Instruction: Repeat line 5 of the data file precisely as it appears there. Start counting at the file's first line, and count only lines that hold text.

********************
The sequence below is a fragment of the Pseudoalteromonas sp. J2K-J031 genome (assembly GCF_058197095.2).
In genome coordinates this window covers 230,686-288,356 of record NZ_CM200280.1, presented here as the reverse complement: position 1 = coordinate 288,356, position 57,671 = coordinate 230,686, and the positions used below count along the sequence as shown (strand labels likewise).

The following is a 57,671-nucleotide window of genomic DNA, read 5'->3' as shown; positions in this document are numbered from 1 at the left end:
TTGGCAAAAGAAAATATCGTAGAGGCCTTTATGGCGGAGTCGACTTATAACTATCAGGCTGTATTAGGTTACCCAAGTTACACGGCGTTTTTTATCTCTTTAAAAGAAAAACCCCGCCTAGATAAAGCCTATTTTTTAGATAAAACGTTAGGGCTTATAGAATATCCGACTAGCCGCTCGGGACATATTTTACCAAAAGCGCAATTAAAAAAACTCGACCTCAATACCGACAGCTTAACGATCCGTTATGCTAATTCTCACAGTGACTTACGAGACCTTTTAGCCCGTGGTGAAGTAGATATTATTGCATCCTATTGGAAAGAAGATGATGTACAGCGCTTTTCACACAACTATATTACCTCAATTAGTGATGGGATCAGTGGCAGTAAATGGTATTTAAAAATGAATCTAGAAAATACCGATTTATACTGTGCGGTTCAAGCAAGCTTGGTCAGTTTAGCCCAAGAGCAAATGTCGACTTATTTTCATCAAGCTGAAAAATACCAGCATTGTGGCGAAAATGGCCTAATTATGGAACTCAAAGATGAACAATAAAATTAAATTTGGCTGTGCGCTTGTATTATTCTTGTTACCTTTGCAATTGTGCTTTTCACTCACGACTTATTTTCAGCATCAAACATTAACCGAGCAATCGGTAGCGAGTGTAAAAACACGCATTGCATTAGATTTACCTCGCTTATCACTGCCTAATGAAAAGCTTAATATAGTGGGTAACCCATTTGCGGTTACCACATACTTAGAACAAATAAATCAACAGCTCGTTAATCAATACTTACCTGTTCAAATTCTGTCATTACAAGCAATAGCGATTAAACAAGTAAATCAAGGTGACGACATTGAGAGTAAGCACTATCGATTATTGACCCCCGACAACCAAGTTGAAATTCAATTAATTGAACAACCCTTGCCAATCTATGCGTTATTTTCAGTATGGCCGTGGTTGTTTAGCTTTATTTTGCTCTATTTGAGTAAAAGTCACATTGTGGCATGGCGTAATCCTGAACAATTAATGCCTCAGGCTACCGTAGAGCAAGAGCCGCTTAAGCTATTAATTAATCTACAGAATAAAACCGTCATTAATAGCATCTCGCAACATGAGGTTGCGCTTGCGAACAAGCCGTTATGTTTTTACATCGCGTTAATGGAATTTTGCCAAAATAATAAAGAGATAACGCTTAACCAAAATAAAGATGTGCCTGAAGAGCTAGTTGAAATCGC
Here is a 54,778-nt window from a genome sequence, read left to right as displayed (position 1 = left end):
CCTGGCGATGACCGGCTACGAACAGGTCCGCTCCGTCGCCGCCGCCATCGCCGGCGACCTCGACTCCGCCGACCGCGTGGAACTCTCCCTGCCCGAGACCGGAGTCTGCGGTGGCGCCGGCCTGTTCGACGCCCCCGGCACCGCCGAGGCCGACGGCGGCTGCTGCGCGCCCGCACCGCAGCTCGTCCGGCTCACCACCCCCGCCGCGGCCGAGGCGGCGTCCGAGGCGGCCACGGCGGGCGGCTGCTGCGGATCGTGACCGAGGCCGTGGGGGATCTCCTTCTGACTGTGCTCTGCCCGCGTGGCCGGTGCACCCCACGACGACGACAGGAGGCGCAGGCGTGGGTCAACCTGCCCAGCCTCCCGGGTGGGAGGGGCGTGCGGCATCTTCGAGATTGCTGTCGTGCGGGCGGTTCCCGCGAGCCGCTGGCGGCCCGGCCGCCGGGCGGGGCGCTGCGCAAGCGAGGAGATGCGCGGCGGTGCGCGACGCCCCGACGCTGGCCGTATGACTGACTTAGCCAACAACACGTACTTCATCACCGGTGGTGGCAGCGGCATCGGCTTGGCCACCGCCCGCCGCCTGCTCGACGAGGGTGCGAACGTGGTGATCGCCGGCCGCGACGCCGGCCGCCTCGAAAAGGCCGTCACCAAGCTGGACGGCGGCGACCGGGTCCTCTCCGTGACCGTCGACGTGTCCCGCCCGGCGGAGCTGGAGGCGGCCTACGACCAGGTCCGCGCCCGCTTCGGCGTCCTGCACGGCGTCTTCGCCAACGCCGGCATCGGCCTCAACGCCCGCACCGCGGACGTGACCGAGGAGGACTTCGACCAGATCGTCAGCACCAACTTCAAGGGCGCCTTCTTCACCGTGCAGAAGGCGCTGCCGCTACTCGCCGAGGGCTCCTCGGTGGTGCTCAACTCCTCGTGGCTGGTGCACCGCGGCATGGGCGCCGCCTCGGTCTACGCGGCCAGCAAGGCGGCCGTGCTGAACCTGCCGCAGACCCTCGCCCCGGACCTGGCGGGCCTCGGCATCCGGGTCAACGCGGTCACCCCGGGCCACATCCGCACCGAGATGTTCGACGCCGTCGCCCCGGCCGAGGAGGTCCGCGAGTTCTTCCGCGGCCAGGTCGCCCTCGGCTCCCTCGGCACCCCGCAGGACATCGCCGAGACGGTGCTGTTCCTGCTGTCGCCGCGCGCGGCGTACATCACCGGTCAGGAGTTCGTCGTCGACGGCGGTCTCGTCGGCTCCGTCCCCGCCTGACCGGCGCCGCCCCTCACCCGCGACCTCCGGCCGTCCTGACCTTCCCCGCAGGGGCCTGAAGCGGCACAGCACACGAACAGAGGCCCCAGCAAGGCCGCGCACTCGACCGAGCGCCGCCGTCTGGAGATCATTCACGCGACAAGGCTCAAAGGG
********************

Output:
Here is a 54,778-nt window from a genome sequence, read left to right as displayed (position 1 = left end):